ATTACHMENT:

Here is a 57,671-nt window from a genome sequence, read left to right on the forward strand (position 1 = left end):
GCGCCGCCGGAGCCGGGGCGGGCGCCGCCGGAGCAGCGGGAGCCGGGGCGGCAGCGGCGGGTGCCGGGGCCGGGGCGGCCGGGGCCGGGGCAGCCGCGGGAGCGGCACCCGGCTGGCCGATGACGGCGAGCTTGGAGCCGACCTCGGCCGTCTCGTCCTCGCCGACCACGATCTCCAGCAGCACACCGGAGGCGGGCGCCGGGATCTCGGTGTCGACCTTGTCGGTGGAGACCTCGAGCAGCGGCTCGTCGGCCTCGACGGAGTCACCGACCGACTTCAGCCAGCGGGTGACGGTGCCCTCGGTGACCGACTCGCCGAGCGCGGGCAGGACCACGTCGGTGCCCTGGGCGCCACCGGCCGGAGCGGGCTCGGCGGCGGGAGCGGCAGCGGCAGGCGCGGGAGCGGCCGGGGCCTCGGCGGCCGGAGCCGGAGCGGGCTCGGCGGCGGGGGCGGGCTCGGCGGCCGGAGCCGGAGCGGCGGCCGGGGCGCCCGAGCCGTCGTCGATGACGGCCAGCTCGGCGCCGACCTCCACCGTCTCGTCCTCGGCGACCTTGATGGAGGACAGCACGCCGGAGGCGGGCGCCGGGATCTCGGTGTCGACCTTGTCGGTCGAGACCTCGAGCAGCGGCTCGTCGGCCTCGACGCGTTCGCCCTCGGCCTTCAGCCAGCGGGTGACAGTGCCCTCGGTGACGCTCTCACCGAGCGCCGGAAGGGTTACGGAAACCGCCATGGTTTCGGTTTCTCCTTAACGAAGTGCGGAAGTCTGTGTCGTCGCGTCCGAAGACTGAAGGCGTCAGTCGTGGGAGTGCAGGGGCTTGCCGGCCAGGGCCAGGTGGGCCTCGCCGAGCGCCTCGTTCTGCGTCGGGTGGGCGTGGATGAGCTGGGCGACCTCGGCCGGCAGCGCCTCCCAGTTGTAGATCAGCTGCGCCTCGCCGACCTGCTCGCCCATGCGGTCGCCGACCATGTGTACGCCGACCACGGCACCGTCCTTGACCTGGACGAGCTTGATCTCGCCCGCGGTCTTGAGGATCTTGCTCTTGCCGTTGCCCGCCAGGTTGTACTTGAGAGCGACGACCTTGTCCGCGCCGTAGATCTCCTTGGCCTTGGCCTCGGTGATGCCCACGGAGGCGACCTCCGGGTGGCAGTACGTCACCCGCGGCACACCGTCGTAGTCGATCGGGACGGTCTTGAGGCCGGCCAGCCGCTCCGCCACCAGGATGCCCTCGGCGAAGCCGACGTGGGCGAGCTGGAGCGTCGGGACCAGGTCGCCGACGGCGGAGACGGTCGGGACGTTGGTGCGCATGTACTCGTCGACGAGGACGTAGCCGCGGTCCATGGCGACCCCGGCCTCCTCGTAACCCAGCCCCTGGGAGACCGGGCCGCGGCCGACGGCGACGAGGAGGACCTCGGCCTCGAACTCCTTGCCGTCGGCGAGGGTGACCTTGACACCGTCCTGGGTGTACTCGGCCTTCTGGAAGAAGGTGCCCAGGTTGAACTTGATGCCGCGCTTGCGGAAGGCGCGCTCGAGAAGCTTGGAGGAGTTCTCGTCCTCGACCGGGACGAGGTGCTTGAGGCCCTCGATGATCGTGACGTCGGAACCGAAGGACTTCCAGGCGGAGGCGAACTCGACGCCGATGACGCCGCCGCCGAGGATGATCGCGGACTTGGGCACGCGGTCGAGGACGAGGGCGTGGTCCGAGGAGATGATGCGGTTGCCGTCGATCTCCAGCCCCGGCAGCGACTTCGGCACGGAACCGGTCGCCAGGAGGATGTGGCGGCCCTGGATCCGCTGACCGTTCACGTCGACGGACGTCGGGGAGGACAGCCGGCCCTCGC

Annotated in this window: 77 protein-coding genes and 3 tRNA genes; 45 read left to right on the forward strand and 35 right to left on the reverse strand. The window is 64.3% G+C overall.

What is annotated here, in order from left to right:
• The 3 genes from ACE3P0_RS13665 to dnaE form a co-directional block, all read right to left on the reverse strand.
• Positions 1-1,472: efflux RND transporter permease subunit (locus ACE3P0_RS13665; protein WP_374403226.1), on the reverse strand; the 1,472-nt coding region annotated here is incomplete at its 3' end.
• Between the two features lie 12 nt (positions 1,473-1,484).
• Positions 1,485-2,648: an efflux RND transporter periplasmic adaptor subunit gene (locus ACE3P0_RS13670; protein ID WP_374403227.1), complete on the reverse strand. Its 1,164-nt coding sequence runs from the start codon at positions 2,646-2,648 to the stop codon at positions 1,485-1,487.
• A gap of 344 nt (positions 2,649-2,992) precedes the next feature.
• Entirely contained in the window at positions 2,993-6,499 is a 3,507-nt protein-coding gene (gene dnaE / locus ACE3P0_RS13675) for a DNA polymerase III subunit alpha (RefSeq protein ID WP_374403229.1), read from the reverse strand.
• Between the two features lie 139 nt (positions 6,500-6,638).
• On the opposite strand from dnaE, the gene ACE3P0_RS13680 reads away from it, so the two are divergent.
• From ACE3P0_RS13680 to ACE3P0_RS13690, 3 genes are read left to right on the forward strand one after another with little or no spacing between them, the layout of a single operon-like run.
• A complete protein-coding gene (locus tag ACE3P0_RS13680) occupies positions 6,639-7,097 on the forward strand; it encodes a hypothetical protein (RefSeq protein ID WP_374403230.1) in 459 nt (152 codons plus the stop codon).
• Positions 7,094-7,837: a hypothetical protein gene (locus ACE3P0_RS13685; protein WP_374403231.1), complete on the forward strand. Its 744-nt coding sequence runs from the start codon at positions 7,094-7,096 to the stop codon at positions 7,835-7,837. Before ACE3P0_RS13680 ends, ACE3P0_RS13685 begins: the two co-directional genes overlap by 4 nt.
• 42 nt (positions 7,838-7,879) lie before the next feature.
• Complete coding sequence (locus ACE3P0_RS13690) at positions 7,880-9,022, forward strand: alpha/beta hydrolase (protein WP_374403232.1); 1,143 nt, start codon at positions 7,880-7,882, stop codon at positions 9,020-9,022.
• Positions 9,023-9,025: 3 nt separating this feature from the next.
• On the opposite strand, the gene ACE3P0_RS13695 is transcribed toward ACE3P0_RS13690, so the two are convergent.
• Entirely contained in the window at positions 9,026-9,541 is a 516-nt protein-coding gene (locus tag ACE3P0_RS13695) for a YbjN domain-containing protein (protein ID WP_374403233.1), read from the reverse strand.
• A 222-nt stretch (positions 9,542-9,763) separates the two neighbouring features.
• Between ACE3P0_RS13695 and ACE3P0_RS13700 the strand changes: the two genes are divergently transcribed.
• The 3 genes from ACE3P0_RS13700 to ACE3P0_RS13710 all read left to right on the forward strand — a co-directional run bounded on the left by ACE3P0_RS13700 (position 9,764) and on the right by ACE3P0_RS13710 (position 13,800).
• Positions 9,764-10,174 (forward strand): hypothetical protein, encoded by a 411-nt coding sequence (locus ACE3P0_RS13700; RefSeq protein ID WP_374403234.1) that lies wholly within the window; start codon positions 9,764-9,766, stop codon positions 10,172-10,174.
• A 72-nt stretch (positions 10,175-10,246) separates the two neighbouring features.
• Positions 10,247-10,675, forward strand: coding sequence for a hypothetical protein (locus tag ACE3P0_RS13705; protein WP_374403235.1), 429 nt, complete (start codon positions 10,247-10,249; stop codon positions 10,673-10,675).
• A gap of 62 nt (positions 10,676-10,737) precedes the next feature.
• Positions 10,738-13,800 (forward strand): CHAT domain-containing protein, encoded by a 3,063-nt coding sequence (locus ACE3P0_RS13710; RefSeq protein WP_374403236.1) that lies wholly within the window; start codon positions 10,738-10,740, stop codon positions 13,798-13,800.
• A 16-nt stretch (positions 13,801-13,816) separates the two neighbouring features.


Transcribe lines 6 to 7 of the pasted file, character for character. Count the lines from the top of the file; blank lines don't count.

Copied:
• Positions 1-1,472: efflux RND transporter permease subunit (locus ACE3P0_RS13665; protein WP_374403226.1), on the reverse strand; the 1,472-nt coding region annotated here is incomplete at its 3' end.
• Between the two features lie 12 nt (positions 1,473-1,484).